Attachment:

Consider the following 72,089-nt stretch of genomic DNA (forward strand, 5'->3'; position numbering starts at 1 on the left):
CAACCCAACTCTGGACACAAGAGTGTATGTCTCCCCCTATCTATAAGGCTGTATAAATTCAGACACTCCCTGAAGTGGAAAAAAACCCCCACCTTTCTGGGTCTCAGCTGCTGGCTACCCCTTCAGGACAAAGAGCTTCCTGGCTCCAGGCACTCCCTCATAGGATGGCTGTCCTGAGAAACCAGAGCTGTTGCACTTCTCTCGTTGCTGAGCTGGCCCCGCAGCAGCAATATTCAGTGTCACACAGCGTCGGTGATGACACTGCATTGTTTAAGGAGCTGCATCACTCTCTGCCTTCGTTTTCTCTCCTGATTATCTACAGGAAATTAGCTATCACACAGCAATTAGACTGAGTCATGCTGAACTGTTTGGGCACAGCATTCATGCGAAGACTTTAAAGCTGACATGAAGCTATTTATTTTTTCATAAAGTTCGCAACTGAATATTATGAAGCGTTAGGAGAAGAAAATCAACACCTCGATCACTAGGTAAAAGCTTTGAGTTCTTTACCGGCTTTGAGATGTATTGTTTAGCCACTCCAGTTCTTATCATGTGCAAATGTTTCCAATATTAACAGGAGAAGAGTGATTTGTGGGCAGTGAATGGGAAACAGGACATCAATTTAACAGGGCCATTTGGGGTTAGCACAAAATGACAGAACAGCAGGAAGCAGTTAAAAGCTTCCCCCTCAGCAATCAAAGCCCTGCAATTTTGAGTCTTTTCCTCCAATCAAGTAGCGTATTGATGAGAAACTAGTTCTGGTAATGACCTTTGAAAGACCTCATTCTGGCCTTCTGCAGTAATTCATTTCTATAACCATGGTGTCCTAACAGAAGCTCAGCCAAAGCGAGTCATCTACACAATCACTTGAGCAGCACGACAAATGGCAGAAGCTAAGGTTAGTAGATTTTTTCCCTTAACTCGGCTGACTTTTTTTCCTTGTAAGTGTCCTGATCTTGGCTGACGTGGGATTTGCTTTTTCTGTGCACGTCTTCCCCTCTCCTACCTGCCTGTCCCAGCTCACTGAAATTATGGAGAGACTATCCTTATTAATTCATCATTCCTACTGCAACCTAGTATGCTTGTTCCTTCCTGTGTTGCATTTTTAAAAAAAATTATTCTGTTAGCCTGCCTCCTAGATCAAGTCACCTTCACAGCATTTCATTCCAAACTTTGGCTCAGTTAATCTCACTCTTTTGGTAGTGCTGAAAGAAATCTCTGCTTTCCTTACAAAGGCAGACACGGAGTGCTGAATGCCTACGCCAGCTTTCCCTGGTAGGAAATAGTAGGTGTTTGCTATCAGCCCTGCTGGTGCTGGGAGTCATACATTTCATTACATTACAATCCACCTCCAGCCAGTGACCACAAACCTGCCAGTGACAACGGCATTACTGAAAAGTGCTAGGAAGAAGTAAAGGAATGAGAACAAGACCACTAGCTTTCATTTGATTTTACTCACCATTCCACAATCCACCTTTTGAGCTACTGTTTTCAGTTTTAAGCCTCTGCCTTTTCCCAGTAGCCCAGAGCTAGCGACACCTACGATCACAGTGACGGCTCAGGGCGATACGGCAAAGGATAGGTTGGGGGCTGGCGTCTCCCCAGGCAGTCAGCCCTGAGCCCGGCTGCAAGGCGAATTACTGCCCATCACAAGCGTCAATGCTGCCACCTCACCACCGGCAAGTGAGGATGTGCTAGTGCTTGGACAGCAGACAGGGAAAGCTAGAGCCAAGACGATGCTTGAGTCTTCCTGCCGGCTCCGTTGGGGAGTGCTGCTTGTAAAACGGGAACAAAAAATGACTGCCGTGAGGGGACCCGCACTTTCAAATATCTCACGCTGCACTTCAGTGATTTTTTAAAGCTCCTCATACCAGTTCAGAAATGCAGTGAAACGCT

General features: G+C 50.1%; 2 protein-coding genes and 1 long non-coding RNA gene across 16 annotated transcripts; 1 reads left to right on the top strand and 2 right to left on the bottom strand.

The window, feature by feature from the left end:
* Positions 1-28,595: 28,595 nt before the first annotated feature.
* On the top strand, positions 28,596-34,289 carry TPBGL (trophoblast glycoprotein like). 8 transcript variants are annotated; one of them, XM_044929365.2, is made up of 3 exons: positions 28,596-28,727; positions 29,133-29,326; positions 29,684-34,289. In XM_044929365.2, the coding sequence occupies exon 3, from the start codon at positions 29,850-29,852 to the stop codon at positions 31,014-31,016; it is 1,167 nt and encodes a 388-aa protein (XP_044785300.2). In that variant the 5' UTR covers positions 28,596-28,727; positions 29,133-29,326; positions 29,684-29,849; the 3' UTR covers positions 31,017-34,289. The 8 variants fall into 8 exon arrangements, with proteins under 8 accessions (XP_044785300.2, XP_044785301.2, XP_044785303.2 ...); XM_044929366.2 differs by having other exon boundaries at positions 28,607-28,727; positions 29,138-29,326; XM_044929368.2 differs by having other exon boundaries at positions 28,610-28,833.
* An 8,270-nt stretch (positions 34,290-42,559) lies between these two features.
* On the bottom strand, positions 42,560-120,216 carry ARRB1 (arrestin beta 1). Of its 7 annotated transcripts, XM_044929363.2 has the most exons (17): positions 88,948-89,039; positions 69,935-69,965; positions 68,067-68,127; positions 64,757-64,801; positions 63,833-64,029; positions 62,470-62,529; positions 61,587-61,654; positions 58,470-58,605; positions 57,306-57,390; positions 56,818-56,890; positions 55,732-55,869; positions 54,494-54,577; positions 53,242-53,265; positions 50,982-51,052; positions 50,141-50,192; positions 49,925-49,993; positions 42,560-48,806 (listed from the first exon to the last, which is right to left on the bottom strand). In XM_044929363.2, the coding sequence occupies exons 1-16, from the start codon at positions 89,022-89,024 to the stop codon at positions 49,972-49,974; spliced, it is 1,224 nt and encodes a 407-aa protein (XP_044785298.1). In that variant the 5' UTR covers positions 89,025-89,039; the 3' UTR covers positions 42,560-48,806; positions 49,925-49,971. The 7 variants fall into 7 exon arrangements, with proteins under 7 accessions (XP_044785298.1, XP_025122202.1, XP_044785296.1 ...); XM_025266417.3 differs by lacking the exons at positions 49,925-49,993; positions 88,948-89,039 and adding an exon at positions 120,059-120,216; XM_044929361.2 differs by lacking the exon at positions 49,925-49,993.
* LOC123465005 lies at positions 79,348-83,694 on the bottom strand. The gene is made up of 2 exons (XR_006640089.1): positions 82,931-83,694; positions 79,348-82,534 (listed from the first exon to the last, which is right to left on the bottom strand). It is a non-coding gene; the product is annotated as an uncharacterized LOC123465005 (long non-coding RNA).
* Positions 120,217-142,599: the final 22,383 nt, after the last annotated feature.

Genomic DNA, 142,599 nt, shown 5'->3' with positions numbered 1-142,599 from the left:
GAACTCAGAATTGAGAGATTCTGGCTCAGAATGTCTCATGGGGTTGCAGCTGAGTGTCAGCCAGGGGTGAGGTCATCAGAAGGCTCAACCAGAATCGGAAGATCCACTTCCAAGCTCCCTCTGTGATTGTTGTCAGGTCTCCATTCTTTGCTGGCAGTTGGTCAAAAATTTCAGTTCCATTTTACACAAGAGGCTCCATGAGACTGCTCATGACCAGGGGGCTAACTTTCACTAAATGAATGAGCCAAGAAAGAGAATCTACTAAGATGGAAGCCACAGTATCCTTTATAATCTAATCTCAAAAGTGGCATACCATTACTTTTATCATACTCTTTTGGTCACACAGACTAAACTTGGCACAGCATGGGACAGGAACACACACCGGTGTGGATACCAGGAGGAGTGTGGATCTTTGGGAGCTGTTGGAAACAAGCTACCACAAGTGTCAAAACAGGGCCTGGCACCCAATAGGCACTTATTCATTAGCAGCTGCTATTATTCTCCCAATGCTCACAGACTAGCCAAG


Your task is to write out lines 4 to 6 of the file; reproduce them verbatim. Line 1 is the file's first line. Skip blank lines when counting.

The window, feature by feature from the left end:
* Positions 1-28,595: 28,595 nt before the first annotated feature.
* On the top strand, positions 28,596-34,289 carry TPBGL (trophoblast glycoprotein like). 8 transcript variants are annotated; one of them, XM_044929365.2, is made up of 3 exons: positions 28,596-28,727; positions 29,133-29,326; positions 29,684-34,289. In XM_044929365.2, the coding sequence occupies exon 3, from the start codon at positions 29,850-29,852 to the stop codon at positions 31,014-31,016; it is 1,167 nt and encodes a 388-aa protein (XP_044785300.2). In that variant the 5' UTR covers positions 28,596-28,727; positions 29,133-29,326; positions 29,684-29,849; the 3' UTR covers positions 31,017-34,289. The 8 variants fall into 8 exon arrangements, with proteins under 8 accessions (XP_044785300.2, XP_044785301.2, XP_044785303.2 ...); XM_044929366.2 differs by having other exon boundaries at positions 28,607-28,727; positions 29,138-29,326; XM_044929368.2 differs by having other exon boundaries at positions 28,610-28,833.